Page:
Birmingham Stages: How have online streaming services such as Spotify Apple Music changed music nowadays?

Mayfield: I buy all of my music and it is absolutely intentional so I can support those people as opposed to them getting almost nothing from Spotify. I need people to buy my records so that I can keep the lights on. Let’s put it this way – if I sell one song one million times for ninety-nine cents I would end up making about $675,000, but if I stream a song one million times I maybe would get a check for a thousand dollars. People who are spending five dollars on lattes at starbucks, but can’t even spend one dollar on one song. Most people don’t spend the money because it’s free to get the music and it’s not the consumers fault. Most people use what’s called “freemium” which is free music just with ads. That ad money goes straight to the CEO – it’s a very political climate. For independent artists, it’s a good way to get discovered and they hope that people will hear the music and buy a ticket. Streaming is the new wave – I am not going to be the old guy and shade it. Either evolve, adapt or die. Everyone says that touring is the answer and it’s not. People don’t have the money to go see five of their favorite bands in a two-week or two-month period. Normal working class people don’t have that kind of money.

Birmingham Stages: What exactly is the S.H.A.M.E. campaign that you have started?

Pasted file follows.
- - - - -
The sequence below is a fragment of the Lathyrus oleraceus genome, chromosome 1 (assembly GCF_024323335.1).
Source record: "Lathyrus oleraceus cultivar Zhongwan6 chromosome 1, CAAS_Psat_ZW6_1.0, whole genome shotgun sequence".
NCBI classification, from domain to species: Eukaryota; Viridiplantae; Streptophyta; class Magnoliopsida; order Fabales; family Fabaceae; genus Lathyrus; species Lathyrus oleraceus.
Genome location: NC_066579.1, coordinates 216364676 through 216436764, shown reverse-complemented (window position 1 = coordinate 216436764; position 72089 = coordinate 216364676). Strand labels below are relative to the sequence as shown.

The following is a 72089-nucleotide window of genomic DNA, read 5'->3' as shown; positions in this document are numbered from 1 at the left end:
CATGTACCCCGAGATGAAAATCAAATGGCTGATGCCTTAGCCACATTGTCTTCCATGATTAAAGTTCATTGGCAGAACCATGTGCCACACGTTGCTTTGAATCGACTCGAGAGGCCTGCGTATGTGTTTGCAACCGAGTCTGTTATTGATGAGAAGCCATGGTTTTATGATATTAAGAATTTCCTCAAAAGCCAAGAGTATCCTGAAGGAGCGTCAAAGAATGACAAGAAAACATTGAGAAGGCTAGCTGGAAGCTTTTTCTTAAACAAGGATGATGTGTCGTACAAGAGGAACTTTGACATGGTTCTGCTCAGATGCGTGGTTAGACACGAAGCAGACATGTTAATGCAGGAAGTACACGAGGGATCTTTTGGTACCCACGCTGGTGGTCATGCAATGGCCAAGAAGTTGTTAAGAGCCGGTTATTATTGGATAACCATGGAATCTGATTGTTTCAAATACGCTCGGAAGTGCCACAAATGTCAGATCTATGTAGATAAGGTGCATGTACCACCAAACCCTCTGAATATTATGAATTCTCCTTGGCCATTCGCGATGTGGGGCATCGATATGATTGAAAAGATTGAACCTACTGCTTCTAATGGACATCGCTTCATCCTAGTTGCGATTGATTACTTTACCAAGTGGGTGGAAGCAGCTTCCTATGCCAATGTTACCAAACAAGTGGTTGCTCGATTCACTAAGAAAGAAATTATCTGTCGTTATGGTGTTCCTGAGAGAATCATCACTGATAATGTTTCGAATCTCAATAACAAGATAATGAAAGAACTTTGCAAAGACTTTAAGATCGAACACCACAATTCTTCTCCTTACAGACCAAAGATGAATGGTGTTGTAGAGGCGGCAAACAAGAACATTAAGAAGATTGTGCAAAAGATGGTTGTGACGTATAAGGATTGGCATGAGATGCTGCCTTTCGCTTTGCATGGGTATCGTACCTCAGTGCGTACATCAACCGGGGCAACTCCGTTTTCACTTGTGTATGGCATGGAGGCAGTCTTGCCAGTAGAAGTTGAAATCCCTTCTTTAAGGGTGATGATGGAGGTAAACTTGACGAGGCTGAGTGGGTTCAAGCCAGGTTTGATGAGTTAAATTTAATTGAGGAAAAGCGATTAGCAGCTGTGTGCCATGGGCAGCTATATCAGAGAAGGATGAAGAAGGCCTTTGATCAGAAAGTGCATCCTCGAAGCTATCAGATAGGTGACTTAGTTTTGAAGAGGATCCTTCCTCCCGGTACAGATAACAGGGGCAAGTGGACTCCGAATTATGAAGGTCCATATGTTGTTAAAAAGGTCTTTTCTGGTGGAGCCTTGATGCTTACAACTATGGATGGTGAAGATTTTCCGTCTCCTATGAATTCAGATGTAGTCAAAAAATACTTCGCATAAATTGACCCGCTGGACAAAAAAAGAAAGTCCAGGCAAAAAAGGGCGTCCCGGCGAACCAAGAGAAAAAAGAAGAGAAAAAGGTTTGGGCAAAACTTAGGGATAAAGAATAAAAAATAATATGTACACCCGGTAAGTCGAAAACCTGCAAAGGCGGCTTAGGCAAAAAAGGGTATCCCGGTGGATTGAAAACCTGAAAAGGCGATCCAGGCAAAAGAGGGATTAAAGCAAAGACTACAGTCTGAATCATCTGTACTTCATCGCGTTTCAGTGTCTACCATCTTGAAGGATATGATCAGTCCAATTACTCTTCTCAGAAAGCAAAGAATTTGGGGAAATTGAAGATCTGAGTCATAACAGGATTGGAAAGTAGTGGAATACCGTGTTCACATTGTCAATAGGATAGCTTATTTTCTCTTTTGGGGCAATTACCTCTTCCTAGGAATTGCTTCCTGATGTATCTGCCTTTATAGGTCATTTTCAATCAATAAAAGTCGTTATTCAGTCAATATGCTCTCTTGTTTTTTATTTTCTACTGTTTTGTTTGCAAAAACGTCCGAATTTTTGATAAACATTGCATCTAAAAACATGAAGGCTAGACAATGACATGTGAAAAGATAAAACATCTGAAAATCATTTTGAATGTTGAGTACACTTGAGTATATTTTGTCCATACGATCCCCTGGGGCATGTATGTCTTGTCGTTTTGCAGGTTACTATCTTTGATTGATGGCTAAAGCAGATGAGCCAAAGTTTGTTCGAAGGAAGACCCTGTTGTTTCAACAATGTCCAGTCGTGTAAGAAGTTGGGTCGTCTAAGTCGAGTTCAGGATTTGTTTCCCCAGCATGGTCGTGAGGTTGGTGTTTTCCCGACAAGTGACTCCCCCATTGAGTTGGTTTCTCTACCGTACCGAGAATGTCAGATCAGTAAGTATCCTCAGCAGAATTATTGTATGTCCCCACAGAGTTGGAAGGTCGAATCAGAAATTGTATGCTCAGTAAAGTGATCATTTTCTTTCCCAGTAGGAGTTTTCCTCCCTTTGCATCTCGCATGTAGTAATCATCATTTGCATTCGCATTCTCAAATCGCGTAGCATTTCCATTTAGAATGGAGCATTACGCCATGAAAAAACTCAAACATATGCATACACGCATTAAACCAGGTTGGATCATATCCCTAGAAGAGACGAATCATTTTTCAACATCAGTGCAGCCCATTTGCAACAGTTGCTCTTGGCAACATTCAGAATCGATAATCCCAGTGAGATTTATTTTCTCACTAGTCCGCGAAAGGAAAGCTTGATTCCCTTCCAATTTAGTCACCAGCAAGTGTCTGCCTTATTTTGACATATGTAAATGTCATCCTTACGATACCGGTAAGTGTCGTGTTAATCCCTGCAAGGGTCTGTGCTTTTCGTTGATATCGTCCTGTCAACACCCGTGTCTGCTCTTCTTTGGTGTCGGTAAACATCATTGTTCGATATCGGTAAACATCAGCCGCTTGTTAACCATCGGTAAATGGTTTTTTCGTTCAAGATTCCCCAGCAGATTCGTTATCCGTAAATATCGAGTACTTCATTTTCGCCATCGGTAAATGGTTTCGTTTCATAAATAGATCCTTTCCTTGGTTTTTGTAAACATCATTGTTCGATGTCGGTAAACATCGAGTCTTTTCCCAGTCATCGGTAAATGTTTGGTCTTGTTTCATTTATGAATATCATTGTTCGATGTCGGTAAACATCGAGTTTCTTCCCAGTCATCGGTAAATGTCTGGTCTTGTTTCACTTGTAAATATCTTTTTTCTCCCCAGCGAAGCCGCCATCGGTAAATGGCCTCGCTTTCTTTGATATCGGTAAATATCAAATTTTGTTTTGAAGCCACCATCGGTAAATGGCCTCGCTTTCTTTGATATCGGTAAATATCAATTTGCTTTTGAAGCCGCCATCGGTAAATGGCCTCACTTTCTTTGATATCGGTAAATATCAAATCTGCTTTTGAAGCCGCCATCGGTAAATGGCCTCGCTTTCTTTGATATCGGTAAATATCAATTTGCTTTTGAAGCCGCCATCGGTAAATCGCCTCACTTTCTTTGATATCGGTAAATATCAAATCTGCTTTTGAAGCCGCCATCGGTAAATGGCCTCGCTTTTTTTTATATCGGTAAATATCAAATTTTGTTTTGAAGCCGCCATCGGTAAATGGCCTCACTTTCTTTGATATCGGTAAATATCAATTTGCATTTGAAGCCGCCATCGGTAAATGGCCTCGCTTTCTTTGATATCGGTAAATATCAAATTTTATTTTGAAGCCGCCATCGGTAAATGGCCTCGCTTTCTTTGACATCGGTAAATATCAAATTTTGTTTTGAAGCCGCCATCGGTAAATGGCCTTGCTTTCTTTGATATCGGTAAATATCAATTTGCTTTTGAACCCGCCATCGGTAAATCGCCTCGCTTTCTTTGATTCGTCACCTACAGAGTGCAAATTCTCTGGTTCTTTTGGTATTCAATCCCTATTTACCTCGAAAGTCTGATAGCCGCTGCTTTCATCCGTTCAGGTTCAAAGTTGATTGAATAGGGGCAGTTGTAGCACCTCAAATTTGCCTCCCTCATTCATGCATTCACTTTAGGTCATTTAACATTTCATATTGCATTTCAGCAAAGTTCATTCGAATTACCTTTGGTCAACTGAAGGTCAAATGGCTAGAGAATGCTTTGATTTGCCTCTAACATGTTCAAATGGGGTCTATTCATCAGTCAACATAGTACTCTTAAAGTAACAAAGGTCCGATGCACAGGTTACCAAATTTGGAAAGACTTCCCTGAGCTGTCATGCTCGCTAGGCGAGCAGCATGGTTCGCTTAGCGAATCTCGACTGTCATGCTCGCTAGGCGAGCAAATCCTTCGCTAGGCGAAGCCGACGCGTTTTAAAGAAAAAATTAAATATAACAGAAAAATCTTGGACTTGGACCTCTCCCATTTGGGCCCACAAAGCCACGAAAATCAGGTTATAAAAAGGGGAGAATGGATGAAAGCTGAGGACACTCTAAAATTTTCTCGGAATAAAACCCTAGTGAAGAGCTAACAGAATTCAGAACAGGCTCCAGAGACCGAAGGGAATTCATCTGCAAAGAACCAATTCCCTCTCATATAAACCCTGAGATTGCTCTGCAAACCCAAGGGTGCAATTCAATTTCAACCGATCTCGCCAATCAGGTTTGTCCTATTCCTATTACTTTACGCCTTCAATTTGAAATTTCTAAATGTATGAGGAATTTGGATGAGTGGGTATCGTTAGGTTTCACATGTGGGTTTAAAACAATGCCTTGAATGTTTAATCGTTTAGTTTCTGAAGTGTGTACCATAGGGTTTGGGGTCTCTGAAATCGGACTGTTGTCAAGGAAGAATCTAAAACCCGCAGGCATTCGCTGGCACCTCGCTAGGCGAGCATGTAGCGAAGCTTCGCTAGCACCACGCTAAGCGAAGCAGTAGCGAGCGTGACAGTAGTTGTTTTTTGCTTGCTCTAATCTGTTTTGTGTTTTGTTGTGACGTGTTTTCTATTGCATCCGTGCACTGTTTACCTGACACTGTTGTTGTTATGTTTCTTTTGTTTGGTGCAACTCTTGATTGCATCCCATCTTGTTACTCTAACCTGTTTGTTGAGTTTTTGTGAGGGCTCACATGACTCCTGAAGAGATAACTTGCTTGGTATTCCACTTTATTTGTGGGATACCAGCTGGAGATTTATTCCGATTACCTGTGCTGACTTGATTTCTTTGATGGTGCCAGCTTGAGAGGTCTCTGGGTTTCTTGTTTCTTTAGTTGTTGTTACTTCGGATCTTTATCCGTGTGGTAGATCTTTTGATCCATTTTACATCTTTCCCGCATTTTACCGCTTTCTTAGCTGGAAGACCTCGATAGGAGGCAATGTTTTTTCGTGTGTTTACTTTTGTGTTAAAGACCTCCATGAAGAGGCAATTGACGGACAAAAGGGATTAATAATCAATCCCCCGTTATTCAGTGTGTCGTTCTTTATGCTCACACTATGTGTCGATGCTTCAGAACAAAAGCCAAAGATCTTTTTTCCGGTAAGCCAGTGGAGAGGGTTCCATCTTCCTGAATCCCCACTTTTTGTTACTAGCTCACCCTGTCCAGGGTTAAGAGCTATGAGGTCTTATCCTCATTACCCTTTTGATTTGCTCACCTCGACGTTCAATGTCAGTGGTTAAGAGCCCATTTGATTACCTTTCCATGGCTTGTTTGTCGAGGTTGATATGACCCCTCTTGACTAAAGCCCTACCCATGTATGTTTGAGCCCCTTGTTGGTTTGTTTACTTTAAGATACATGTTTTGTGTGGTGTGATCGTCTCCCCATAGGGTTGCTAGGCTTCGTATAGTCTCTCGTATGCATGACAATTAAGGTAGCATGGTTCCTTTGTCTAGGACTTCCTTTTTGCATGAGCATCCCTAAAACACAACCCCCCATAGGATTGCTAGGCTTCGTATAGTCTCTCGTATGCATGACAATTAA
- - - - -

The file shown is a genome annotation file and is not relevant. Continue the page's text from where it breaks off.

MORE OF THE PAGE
Mayfield: Well, it started out with the music video. It’s the most powerful piece of art that I have ever seen from myself. The visual components of the video are done with actual film – you get this grit without losing any of the warmth in the picture. It blew my mind by how powerful it was and it shocked me. The prison scenes were in the actual cell that Martin Luther King, Jr. wrote the actual “Letter From the Birmingham Jail”. I get chill bumps talking about it. The whole point of the campaign though is that you’re not alone. We’ve created a website where you can anonymously post what you are ashamed of – it can be whatever. Everybody has something that they are ashamed of – if they say they don’t, then they are lying. So I figured why not write a song about it; why not let that drive me and drive others to share what they are ashamed of. So when they share, it makes other people who read it and have the same issues feel like they are not alone.

Matthew Mayfield will perform at Saturn on Friday, November 1. Showtime is 9 p.m. Advance tickets to the 18+ show are $16 and can be purchased at